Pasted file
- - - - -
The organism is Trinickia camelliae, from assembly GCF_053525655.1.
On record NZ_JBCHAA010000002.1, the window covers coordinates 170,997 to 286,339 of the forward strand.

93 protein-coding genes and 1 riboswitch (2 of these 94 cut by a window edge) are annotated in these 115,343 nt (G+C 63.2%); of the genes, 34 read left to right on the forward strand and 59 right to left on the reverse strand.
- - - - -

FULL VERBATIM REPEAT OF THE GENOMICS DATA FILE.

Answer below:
The organism is Trinickia camelliae, from assembly GCF_053525655.1.
On record NZ_JBCHAA010000002.1, the window covers coordinates 170,997 to 286,339 of the forward strand.

93 protein-coding genes and 1 riboswitch (2 of these 94 cut by a window edge) are annotated in these 115,343 nt (G+C 63.2%); of the genes, 34 read left to right on the forward strand and 59 right to left on the reverse strand.